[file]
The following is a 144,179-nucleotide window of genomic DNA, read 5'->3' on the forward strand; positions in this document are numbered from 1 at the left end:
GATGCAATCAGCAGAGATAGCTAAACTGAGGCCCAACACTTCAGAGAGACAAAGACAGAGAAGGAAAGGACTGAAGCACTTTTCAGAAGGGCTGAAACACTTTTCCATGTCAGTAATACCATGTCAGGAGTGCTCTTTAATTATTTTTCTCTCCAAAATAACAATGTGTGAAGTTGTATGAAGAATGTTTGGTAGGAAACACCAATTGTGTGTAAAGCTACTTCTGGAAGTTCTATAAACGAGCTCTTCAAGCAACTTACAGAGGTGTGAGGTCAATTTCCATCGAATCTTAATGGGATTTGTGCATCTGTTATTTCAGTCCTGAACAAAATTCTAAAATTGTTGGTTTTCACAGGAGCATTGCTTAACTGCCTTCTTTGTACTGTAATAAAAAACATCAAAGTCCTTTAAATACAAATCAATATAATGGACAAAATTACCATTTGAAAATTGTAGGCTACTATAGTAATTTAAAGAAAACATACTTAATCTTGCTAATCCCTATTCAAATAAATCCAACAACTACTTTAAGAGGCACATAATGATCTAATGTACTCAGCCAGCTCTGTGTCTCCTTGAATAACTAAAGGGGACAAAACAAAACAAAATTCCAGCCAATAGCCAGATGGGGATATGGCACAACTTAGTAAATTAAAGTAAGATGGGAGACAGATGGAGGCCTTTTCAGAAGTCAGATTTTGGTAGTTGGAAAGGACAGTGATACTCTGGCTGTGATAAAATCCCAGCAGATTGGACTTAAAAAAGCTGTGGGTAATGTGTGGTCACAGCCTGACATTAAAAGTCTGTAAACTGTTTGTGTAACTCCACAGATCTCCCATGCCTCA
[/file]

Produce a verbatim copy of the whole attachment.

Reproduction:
The following is a 144,179-nucleotide window of genomic DNA, read 5'->3' on the forward strand; positions in this document are numbered from 1 at the left end:
GATGCAATCAGCAGAGATAGCTAAACTGAGGCCCAACACTTCAGAGAGACAAAGACAGAGAAGGAAAGGACTGAAGCACTTTTCAGAAGGGCTGAAACACTTTTCCATGTCAGTAATACCATGTCAGGAGTGCTCTTTAATTATTTTTCTCTCCAAAATAACAATGTGTGAAGTTGTATGAAGAATGTTTGGTAGGAAACACCAATTGTGTGTAAAGCTACTTCTGGAAGTTCTATAAACGAGCTCTTCAAGCAACTTACAGAGGTGTGAGGTCAATTTCCATCGAATCTTAATGGGATTTGTGCATCTGTTATTTCAGTCCTGAACAAAATTCTAAAATTGTTGGTTTTCACAGGAGCATTGCTTAACTGCCTTCTTTGTACTGTAATAAAAAACATCAAAGTCCTTTAAATACAAATCAATATAATGGACAAAATTACCATTTGAAAATTGTAGGCTACTATAGTAATTTAAAGAAAACATACTTAATCTTGCTAATCCCTATTCAAATAAATCCAACAACTACTTTAAGAGGCACATAATGATCTAATGTACTCAGCCAGCTCTGTGTCTCCTTGAATAACTAAAGGGGACAAAACAAAACAAAATTCCAGCCAATAGCCAGATGGGGATATGGCACAACTTAGTAAATTAAAGTAAGATGGGAGACAGATGGAGGCCTTTTCAGAAGTCAGATTTTGGTAGTTGGAAAGGACAGTGATACTCTGGCTGTGATAAAATCCCAGCAGATTGGACTTAAAAAAGCTGTGGGTAATGTGTGGTCACAGCCTGACATTAAAAGTCTGTAAACTGTTTGTGTAACTCCACAGATCTCCCATGCCTCA